Lasiodora parahybana • 1/2 – 5/8″


Lasiodora parahybana (Brazilian salmon pink birdeater), captive bred, one of the larger terrestrials, known for hardiness and fast growth. Flicks hairs when disturbed. Recommended for advanced beginners and above.



Northeastern Brazil is home to Lasiodora parahybana, one of the most commonly kept species in the hobby. Mello-Leitão reported the type locality as Campina Grande (great plain) [1].

Campina Grande was built on a “spacious plateau” by a Portuguese landowning family in 1697, and populated by “tamed” members of the now extinct Ariús tribe [2]. Campina Grande’s first western name, Porta do Sertão or ‘gateway to the desert,’ refers to its location on the eastern rim of the Borborema Plateau (elev. 2000-2600 ft.). Borborema itself is part of a larger, dry, elevated region known as the Caatinga. Most of the moisture from the Atlantic falls on the eastern slope of the plateau, resulting in semi-arid climate and deciduous, thorny scrub (caatinga) west of Campina Grande.

The Caatinga is a dry elevated biome west of Campina Grande, gateway to the desert.

To the east, the Borborema escarpment descends and gives rise to a thin, coastal strip representing the northernmost reach of Brazil’s Atlantic Forest (Mata Atlântica).

Campina Grande is located in the Brazilian state of Paraíba, formerly Parahyba or Parahyba do Norte, hinting at the origin of the species’ name. Climate is semi-arid. Temperatures are mild throughout the year (65-85F) and rainfall is seasonal with 8-9 months of dry season.

To the best of our knowledge, there are no distribution studies of L. parahybana. There is a report of a specimen found northwest of Campina Grande in in the Três Inchús Cave, Martins, Rio Grande do Norte [3]. Two published localities are shown (below, left), both on the Borborema.

Lasiodora parahybana type locality and an additional published locality. 

Martins Municipality, Rio Grande do Norte, compiled from [3]
Terrain and vegetation in Martins Municipality are shown (right). Vegetation is caatinga. Brazilian habitat is diverse and even within the Caatinga there are regional differences. It can be said, however, that L. parahybana, is not a rainforest species.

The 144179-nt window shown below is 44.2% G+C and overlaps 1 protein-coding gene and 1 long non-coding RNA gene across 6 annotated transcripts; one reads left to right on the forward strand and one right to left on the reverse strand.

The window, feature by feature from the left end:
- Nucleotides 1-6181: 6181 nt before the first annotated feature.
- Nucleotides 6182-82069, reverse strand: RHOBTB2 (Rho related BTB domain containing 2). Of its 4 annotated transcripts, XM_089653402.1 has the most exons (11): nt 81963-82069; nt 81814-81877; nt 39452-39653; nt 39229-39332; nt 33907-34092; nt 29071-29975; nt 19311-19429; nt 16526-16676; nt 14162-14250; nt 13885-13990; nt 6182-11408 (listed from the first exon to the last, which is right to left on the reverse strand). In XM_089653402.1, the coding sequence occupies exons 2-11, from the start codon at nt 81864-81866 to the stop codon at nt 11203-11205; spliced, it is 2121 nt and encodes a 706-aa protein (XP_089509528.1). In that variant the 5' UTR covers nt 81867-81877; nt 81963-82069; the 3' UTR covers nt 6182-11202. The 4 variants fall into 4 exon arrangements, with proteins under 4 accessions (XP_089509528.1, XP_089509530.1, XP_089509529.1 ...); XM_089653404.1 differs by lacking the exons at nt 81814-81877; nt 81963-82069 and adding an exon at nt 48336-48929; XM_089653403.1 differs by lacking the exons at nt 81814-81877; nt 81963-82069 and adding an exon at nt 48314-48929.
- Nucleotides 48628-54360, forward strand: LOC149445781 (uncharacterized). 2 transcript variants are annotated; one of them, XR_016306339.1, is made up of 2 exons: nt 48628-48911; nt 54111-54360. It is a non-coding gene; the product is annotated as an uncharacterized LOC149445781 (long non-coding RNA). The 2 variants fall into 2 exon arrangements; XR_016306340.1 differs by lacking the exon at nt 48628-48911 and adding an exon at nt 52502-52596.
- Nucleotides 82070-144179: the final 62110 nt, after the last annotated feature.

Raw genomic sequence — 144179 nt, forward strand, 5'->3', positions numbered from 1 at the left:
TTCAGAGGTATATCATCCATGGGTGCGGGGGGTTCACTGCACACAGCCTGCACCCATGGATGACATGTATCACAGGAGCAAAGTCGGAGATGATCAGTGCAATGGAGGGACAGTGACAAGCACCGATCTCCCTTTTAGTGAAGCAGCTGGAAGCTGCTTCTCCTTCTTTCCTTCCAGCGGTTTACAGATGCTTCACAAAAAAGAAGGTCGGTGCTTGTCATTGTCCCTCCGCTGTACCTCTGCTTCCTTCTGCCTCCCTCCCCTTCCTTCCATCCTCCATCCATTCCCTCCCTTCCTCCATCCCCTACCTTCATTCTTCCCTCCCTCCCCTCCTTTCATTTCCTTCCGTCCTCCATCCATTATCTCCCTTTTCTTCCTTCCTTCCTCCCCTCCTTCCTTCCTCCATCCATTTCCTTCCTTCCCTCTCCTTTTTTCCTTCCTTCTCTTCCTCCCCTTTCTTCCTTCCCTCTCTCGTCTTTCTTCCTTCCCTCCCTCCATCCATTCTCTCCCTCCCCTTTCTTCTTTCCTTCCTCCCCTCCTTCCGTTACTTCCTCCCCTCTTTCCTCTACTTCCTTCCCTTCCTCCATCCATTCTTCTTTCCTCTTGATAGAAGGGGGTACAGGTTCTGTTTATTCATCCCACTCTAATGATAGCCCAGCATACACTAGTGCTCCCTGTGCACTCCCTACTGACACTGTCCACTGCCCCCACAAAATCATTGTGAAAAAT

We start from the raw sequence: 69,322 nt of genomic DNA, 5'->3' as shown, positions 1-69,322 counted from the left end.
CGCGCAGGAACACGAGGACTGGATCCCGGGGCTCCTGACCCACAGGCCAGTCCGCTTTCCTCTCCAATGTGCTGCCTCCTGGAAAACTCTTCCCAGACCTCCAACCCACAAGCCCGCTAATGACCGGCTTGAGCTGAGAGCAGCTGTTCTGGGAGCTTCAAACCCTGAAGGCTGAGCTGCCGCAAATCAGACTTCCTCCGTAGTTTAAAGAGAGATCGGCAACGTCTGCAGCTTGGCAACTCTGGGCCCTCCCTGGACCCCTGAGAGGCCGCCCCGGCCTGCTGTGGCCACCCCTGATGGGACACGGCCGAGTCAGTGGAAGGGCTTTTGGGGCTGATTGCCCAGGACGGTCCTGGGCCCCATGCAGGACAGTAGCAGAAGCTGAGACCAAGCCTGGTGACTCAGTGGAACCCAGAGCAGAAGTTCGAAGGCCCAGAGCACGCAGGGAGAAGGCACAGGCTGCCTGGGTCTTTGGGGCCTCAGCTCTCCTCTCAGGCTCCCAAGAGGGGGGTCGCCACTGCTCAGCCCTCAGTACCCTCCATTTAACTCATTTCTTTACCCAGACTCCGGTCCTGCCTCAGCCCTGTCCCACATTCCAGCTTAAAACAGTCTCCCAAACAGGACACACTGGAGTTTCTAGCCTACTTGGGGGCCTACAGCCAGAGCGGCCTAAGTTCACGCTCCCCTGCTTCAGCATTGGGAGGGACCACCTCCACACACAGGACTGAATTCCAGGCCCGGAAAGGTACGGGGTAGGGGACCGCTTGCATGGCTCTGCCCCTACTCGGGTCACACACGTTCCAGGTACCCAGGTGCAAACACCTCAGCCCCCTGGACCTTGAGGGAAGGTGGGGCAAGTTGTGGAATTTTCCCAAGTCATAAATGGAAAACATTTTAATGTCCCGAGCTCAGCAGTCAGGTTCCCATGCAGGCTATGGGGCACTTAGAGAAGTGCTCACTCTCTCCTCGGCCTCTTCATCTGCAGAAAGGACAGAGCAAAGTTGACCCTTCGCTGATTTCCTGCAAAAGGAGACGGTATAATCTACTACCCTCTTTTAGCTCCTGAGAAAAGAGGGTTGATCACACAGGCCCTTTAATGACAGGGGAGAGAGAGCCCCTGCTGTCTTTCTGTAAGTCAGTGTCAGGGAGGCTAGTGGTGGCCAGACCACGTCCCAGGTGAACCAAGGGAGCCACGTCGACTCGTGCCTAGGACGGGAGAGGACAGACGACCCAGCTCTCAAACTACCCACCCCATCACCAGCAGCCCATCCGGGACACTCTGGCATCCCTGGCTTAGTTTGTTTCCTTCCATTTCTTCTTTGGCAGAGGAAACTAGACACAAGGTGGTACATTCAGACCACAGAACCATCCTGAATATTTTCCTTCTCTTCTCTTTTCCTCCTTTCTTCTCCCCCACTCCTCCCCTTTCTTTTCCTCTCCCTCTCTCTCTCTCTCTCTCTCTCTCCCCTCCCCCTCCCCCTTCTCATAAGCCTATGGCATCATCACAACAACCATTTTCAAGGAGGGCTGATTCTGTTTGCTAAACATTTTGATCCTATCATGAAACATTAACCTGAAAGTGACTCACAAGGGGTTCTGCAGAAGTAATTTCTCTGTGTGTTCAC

Additional localities for L. parahybana are posted on, with most in the vicinity of Campina Grande, to the west, east and south.

Freshly molted specimens are dark with light hairs, salmon pink posteriorly. Over months, color may gradually fade (second photo above), only to return to dark after the next molt. Females are sexually mature by about 7″; reports of larger specimens exist. L. parahybana is hardy and fast growing. Breeding is not difficult. The number of spiderlings per sac can be an order of magnitude greater than the 100-200 obtained for many other tarantula species.

Hopefully the above will inspire readers to learn more about L. parahybana, a classic hobby species.

[1] Mello-Leitão, C. F. de (1917a). Notas arachnologicas. 5, Especies novas ou pouco conhecidas do Brasil. Brotéria (Ser. Zool.) 15: 74-102.

[2] A PALAVRA Jornal Online. (2/11/2017). LISTA DOS 50 (I) – Capitão Teodósio de Oliveira Ledo, fundador que interligou litoral e sertão.

[3] Araújo, et al. (2017). Fauna cavernícola e os impactos ambientais ao patrimônio espeleológico do município do Martins, Rio Grande do Norte, Brasil. Espeleo-Tema. 28: 107-123.

Additional information

Weight 0.01 lbs
Dimensions 1.0 × 0.5 × 0.5 in